From cultivation to cancer: Formation of N-nitrosamines and other carcinogens in smokeless tobacco and their mutagenic implications

Stanfill, Stephen B., Hecht, Stephen S., Joerger, Andreas C., González, Pablo J., Maia, Luisa B., Rivas, Maria G., Moura, José J. G., Gupta, Alpana K., Le Brun, Nick E. ORCID:, Crack, Jason C., Hainaut, Pierre, Sparacino-Watkins, Courtney, Tyx, Robert E., Pillai, Suresh D., Zaatari, Ghazi S., Henley, S. Jane, Blount, Benjamin C., Watson, Clifford H., Kaina, Bernd and Mehrotra, Ravi (2023) From cultivation to cancer: Formation of N-nitrosamines and other carcinogens in smokeless tobacco and their mutagenic implications. Critical Reviews in Toxicology, 53 (10). pp. 658-701. ISSN 1040-8444

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Tobacco use is a major cause of preventable morbidity and mortality globally. Tobacco products, including smokeless tobacco (ST), generally contain tobacco-specific N-nitrosamines (TSNAs), such as N′-nitrosonornicotine (NNN) and 4-(methylnitrosamino)-1-(3-pyridyl)-butanone (NNK), which are potent carcinogens that cause mutations in critical genes in human DNA. This review covers the series of biochemical and chemical transformations, related to TSNAs, leading from tobacco cultivation to cancer initiation. A key aim of this review is to provide a greater understanding of TSNAs: their precursors, the microbial and chemical mechanisms that contribute to their formation in ST, their mutagenicity leading to cancer due to ST use, and potential means of lowering TSNA levels in tobacco products. TSNAs are not present in harvested tobacco but can form due to nitrosating agents reacting with tobacco alkaloids present in tobacco during certain types of curing. TSNAs can also form during or following ST production when certain microorganisms perform nitrate metabolism, with dissimilatory nitrate reductases converting nitrate to nitrite that is then released into tobacco and reacts chemically with tobacco alkaloids. When ST usage occurs, TSNAs are absorbed and metabolized to reactive compounds that form DNA adducts leading to mutations in critical target genes, including the RAS oncogenes and the p53 tumor suppressor gene. DNA repair mechanisms remove most adducts induced by carcinogens, thus preventing many but not all mutations. Lastly, because TSNAs and other agents cause cancer, previously documented strategies for lowering their levels in ST products are discussed, including using tobacco with lower nornicotine levels, pasteurization and other means of eliminating microorganisms, omitting fermentation and fire-curing, refrigerating ST products, and including nitrite scavenging chemicals as ST ingredients.

Item Type: Article
Additional Information: Copyright information: This work was authored as part of the Contributor's official duties as an Employee of the United States Government and is therefore a work of the United States Government. In accordance with 17 U.S.C. 105, no copyright protection is available for such works under U.S. Law. Funding information: The research of Bernd Kaina was funded by Deutsche Forschungsgemeinschaft, DFG KA724/31-1. Luisa Maia wishes to thank Fundação para a Ciência e a Tecnologia, MCTES (FCT/MCTES), for the CEEC-Individual 2017 Program Contract. Jose Moura and Luisa Maia also received financial support from PT National Funds (FCT/MCTES) through projects UIDB/50006/2020 and UIDP/50006/2020. Maria Rivas and Pablo Gonzalez are members of CONICET in Argentina. Andreas C. Joerger is supported by the German Research Foundation Grant JO 1473/1-3 and is also grateful for support by the Structural Genomics Consortium, a registered charity (No. 1097737) that receives funds from Bayer AG, Boehringer Ingelheim, Bristol Myers Squibb, Genentech, Genome Canada through Ontario Genomics Institute [OGI-196], EU/EFPIA/OICR/McGill/KTH/Diamond Innovative Medicines Initiative 2 Joint Undertaking [EUbOPEN Grant 875510], Janssen, Merck KGaA (aka EMD in Canada and US), Pfizer, and Takeda. Dr. Jason C. Crack and Dr. Nick E. Le Brun are supported by the UK’s Biotechnology and Biological Sciences Research Council, Grant BB/V006851/1. Stephen B. Stanfill, Robert E. Tyx, S. Jane Henley, Benjamin C. Blount, and Clifford H. Watson were internally funding by US Centers for Disease Control and Prevention (CDC). This work is also supported by American Lung Association; National Center for Chronic Disease Prevention and Health Promotion; Department of Science and Technology, Ministry of Science and Technology; Universidade do Algarve Faculdade de Ciências e Tecnologia.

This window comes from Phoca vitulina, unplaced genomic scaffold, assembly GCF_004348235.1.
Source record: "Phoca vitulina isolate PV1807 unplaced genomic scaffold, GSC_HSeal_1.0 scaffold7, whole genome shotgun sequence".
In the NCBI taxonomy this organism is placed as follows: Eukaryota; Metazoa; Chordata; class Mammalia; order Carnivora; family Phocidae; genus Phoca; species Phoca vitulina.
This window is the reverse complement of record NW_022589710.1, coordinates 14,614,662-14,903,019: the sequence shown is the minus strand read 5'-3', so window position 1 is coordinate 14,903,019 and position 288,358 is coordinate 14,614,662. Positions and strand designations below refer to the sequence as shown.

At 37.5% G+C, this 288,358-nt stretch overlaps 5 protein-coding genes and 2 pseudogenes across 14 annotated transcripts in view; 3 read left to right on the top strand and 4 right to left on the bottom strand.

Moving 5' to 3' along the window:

Uncontrolled Keywords: adduct,cancer,dissimilatory nitrate reductase,dna repair,mutagenicity,mutation,nitrate-reducing bacteria,nnk,nnn,oncogene,p53,ras,smokeless tobacco,tobacco-specific n-nitrosamines,tsna,toxicology,sdg 3 - good health and well-being ,/dk/atira/pure/subjectarea/asjc/3000/3005
Faculty \ School: Faculty of Science > School of Chemistry
UEA Research Groups: Faculty of Science > Research Groups > Chemistry of Life Processes
Faculty of Science > Research Centres > Centre for Molecular and Structural Biochemistry
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Depositing User: LivePure Connector
Date Deposited: 07 Oct 2023 01:22
Last Modified: 03 Jan 2024 03:16
DOI: 10.1080/10408444.2023.2264327


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